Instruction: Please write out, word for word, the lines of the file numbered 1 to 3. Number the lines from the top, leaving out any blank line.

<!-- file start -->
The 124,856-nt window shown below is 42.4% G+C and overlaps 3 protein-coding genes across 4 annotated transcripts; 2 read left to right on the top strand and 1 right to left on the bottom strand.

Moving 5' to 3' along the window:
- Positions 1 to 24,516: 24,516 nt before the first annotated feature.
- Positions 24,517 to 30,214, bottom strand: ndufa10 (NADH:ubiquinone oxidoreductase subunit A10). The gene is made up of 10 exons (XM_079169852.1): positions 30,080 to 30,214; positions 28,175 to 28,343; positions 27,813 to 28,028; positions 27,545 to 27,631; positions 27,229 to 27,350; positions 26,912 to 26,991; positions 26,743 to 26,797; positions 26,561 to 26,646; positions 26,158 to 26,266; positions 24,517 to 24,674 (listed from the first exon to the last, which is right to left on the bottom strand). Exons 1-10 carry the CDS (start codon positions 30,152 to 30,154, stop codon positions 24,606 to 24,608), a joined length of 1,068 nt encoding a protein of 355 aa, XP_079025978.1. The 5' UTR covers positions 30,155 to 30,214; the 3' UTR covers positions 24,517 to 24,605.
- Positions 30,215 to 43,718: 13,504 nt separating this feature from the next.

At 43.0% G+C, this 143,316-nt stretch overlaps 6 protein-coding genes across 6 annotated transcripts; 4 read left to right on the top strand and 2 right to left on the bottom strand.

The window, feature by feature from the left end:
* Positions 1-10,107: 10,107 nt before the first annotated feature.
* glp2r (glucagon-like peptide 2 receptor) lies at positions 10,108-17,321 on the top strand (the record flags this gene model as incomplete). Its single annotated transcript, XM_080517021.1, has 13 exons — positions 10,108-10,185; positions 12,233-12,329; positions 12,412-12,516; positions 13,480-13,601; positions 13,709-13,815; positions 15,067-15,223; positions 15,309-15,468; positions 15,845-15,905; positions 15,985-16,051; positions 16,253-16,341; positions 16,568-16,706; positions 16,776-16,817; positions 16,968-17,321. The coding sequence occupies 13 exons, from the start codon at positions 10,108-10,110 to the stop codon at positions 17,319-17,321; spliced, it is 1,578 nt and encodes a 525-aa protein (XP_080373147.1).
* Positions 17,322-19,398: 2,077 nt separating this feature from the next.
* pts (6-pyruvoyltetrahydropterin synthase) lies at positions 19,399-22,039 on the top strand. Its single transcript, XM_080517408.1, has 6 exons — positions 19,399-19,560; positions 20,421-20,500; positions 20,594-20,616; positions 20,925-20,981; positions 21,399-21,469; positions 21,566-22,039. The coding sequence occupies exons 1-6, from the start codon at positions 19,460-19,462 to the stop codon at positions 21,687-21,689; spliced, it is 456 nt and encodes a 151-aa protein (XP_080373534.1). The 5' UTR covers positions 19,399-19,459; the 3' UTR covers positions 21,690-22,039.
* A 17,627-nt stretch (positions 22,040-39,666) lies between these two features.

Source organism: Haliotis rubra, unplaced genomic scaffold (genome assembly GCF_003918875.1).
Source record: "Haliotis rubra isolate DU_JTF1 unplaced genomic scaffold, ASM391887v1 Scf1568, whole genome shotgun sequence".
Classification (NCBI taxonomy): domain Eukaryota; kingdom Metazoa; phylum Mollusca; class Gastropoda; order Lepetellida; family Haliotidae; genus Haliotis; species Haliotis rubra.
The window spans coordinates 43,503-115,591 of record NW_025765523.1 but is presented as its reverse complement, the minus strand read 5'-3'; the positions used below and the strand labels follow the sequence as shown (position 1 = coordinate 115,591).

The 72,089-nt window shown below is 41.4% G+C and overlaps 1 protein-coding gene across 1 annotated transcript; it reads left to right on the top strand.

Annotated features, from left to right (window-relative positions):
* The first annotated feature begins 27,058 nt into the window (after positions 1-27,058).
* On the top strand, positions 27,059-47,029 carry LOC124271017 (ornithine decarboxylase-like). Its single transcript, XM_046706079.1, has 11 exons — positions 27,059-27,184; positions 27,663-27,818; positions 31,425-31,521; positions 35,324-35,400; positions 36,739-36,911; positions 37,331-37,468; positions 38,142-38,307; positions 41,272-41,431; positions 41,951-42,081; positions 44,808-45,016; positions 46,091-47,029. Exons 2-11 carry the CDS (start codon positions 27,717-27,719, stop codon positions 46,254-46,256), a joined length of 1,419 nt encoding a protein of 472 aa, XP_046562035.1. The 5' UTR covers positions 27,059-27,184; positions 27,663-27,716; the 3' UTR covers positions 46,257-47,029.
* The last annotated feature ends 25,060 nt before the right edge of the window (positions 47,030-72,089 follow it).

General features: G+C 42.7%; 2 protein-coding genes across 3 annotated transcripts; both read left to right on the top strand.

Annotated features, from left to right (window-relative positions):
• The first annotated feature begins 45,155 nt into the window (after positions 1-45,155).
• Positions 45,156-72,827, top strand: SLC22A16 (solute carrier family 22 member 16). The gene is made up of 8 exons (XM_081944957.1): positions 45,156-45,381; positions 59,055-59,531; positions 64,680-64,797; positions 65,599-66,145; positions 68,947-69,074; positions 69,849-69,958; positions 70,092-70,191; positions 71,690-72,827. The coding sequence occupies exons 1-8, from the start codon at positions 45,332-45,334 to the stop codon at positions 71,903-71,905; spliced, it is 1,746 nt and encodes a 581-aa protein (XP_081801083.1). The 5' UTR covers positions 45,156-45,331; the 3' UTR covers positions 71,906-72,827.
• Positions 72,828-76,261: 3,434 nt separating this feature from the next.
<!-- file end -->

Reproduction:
The 124,856-nt window shown below is 42.4% G+C and overlaps 3 protein-coding genes across 4 annotated transcripts; 2 read left to right on the top strand and 1 right to left on the bottom strand.

Moving 5' to 3' along the window:
- Positions 1 to 24,516: 24,516 nt before the first annotated feature.